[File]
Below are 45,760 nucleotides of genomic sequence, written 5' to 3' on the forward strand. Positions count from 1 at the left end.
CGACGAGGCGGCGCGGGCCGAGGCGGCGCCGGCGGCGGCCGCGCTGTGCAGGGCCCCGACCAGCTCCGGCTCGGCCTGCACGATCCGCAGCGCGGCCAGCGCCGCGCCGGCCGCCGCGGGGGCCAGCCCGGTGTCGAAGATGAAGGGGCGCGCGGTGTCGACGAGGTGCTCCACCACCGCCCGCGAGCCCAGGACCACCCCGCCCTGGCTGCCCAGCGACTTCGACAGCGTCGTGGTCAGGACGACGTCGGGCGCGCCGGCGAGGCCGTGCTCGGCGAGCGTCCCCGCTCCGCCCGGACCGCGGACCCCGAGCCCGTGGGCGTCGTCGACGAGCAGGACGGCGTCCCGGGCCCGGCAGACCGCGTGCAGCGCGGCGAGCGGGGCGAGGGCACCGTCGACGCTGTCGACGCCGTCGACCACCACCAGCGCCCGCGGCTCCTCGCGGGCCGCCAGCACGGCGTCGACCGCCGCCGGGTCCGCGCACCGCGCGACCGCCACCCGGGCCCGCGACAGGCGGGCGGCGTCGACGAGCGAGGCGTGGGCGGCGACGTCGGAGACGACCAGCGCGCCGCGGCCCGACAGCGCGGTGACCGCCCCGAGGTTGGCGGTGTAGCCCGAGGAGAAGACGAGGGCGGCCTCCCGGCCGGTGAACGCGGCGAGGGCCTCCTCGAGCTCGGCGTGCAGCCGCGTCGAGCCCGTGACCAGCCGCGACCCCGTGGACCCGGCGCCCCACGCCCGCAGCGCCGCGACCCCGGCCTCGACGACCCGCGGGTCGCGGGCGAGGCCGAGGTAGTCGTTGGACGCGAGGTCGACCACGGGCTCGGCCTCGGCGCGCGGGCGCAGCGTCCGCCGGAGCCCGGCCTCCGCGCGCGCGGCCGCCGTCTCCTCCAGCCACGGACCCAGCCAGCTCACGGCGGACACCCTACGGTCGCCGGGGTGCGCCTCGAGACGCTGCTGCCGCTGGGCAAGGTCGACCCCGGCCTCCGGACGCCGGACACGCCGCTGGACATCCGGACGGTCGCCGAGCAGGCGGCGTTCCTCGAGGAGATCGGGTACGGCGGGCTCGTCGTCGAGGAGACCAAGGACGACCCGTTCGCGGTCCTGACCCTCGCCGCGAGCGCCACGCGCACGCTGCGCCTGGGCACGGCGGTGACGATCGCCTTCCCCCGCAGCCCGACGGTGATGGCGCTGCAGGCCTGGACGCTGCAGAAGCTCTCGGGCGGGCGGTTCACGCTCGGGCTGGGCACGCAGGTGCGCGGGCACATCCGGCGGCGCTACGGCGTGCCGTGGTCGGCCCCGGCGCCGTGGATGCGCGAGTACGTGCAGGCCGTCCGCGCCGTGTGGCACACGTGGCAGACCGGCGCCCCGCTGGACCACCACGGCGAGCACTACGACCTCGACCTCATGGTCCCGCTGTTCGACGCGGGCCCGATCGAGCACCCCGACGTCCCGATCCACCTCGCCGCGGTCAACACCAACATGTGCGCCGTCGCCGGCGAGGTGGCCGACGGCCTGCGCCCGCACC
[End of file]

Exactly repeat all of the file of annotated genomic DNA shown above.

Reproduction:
Below are 45,760 nucleotides of genomic sequence, written 5' to 3' on the forward strand. Positions count from 1 at the left end.
CGACGAGGCGGCGCGGGCCGAGGCGGCGCCGGCGGCGGCCGCGCTGTGCAGGGCCCCGACCAGCTCCGGCTCGGCCTGCACGATCCGCAGCGCGGCCAGCGCCGCGCCGGCCGCCGCGGGGGCCAGCCCGGTGTCGAAGATGAAGGGGCGCGCGGTGTCGACGAGGTGCTCCACCACCGCCCGCGAGCCCAGGACCACCCCGCCCTGGCTGCCCAGCGACTTCGACAGCGTCGTGGTCAGGACGACGTCGGGCGCGCCGGCGAGGCCGTGCTCGGCGAGCGTCCCCGCTCCGCCCGGACCGCGGACCCCGAGCCCGTGGGCGTCGTCGACGAGCAGGACGGCGTCCCGGGCCCGGCAGACCGCGTGCAGCGCGGCGAGCGGGGCGAGGGCACCGTCGACGCTGTCGACGCCGTCGACCACCACCAGCGCCCGCGGCTCCTCGCGGGCCGCCAGCACGGCGTCGACCGCCGCCGGGTCCGCGCACCGCGCGACCGCCACCCGGGCCCGCGACAGGCGGGCGGCGTCGACGAGCGAGGCGTGGGCGGCGACGTCGGAGACGACCAGCGCGCCGCGGCCCGACAGCGCGGTGACCGCCCCGAGGTTGGCGGTGTAGCCCGAGGAGAAGACGAGGGCGGCCTCCCGGCCGGTGAACGCGGCGAGGGCCTCCTCGAGCTCGGCGTGCAGCCGCGTCGAGCCCGTGACCAGCCGCGACCCCGTGGACCCGGCGCCCCACGCCCGCAGCGCCGCGACCCCGGCCTCGACGACCCGCGGGTCGCGGGCGAGGCCGAGGTAGTCGTTGGACGCGAGGTCGACCACGGGCTCGGCCTCGGCGCGCGGGCGCAGCGTCCGCCGGAGCCCGGCCTCCGCGCGCGCGGCCGCCGTCTCCTCCAGCCACGGACCCAGCCAGCTCACGGCGGACACCCTACGGTCGCCGGGGTGCGCCTCGAGACGCTGCTGCCGCTGGGCAAGGTCGACCCCGGCCTCCGGACGCCGGACACGCCGCTGGACATCCGGACGGTCGCCGAGCAGGCGGCGTTCCTCGAGGAGATCGGGTACGGCGGGCTCGTCGTCGAGGAGACCAAGGACGACCCGTTCGCGGTCCTGACCCTCGCCGCGAGCGCCACGCGCACGCTGCGCCTGGGCACGGCGGTGACGATCGCCTTCCCCCGCAGCCCGACGGTGATGGCGCTGCAGGCCTGGACGCTGCAGAAGCTCTCGGGCGGGCGGTTCACGCTCGGGCTGGGCACGCAGGTGCGCGGGCACATCCGGCGGCGCTACGGCGTGCCGTGGTCGGCCCCGGCGCCGTGGATGCGCGAGTACGTGCAGGCCGTCCGCGCCGTGTGGCACACGTGGCAGACCGGCGCCCCGCTGGACCACCACGGCGAGCACTACGACCTCGACCTCATGGTCCCGCTGTTCGACGCGGGCCCGATCGAGCACCCCGACGTCCCGATCCACCTCGCCGCGGTCAACACCAACATGTGCGCCGTCGCCGGCGAGGTGGCCGACGGCCTGCGCCCGCACC